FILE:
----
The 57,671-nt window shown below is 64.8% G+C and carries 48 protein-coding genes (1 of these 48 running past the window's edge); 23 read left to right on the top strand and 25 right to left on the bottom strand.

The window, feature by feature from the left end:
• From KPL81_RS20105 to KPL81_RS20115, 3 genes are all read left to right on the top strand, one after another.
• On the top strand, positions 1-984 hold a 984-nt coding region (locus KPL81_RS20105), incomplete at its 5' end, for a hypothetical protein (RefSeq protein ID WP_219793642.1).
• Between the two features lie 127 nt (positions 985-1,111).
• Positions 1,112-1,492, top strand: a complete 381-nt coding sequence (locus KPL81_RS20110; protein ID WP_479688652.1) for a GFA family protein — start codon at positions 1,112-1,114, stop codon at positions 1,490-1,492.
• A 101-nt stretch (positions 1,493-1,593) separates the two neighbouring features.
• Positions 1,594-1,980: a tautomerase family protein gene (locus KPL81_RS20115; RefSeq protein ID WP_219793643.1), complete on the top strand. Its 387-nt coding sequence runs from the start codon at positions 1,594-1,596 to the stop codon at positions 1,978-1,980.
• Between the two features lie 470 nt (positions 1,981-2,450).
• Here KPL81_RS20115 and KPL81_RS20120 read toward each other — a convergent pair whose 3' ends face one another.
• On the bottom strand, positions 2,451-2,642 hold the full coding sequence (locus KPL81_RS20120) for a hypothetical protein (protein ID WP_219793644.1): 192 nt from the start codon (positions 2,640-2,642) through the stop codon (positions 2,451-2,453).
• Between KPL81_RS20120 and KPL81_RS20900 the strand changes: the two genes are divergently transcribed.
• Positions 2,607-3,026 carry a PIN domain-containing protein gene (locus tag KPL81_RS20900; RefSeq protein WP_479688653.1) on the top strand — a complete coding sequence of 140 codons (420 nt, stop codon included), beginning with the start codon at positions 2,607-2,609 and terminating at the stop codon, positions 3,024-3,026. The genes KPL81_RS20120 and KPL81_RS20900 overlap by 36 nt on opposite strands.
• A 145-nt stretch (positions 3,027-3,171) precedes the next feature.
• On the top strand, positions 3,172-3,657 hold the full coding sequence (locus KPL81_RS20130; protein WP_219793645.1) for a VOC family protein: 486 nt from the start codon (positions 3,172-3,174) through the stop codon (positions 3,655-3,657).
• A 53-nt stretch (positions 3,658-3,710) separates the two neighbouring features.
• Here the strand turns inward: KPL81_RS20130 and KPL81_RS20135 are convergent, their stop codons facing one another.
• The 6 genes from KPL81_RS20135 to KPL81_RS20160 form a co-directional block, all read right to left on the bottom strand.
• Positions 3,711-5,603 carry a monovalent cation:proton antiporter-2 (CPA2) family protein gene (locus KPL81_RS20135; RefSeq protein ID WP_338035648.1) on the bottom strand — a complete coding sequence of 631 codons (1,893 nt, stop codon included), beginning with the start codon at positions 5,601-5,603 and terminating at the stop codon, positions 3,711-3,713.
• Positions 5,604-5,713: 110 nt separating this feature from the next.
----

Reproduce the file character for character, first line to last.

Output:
The 57,671-nt window shown below is 64.8% G+C and carries 48 protein-coding genes (1 of these 48 running past the window's edge); 23 read left to right on the top strand and 25 right to left on the bottom strand.

The window, feature by feature from the left end:
• From KPL81_RS20105 to KPL81_RS20115, 3 genes are all read left to right on the top strand, one after another.
• On the top strand, positions 1-984 hold a 984-nt coding region (locus KPL81_RS20105), incomplete at its 5' end, for a hypothetical protein (RefSeq protein ID WP_219793642.1).
• Between the two features lie 127 nt (positions 985-1,111).
• Positions 1,112-1,492, top strand: a complete 381-nt coding sequence (locus KPL81_RS20110; protein ID WP_479688652.1) for a GFA family protein — start codon at positions 1,112-1,114, stop codon at positions 1,490-1,492.
• A 101-nt stretch (positions 1,493-1,593) separates the two neighbouring features.
• Positions 1,594-1,980: a tautomerase family protein gene (locus KPL81_RS20115; RefSeq protein ID WP_219793643.1), complete on the top strand. Its 387-nt coding sequence runs from the start codon at positions 1,594-1,596 to the stop codon at positions 1,978-1,980.
• Between the two features lie 470 nt (positions 1,981-2,450).
• Here KPL81_RS20115 and KPL81_RS20120 read toward each other — a convergent pair whose 3' ends face one another.
• On the bottom strand, positions 2,451-2,642 hold the full coding sequence (locus KPL81_RS20120) for a hypothetical protein (protein ID WP_219793644.1): 192 nt from the start codon (positions 2,640-2,642) through the stop codon (positions 2,451-2,453).
• Between KPL81_RS20120 and KPL81_RS20900 the strand changes: the two genes are divergently transcribed.
• Positions 2,607-3,026 carry a PIN domain-containing protein gene (locus tag KPL81_RS20900; RefSeq protein WP_479688653.1) on the top strand — a complete coding sequence of 140 codons (420 nt, stop codon included), beginning with the start codon at positions 2,607-2,609 and terminating at the stop codon, positions 3,024-3,026. The genes KPL81_RS20120 and KPL81_RS20900 overlap by 36 nt on opposite strands.
• A 145-nt stretch (positions 3,027-3,171) precedes the next feature.
• On the top strand, positions 3,172-3,657 hold the full coding sequence (locus KPL81_RS20130; protein WP_219793645.1) for a VOC family protein: 486 nt from the start codon (positions 3,172-3,174) through the stop codon (positions 3,655-3,657).
• A 53-nt stretch (positions 3,658-3,710) separates the two neighbouring features.
• Here the strand turns inward: KPL81_RS20130 and KPL81_RS20135 are convergent, their stop codons facing one another.
• The 6 genes from KPL81_RS20135 to KPL81_RS20160 form a co-directional block, all read right to left on the bottom strand.
• Positions 3,711-5,603 carry a monovalent cation:proton antiporter-2 (CPA2) family protein gene (locus KPL81_RS20135; RefSeq protein ID WP_338035648.1) on the bottom strand — a complete coding sequence of 631 codons (1,893 nt, stop codon included), beginning with the start codon at positions 5,601-5,603 and terminating at the stop codon, positions 3,711-3,713.
• Positions 5,604-5,713: 110 nt separating this feature from the next.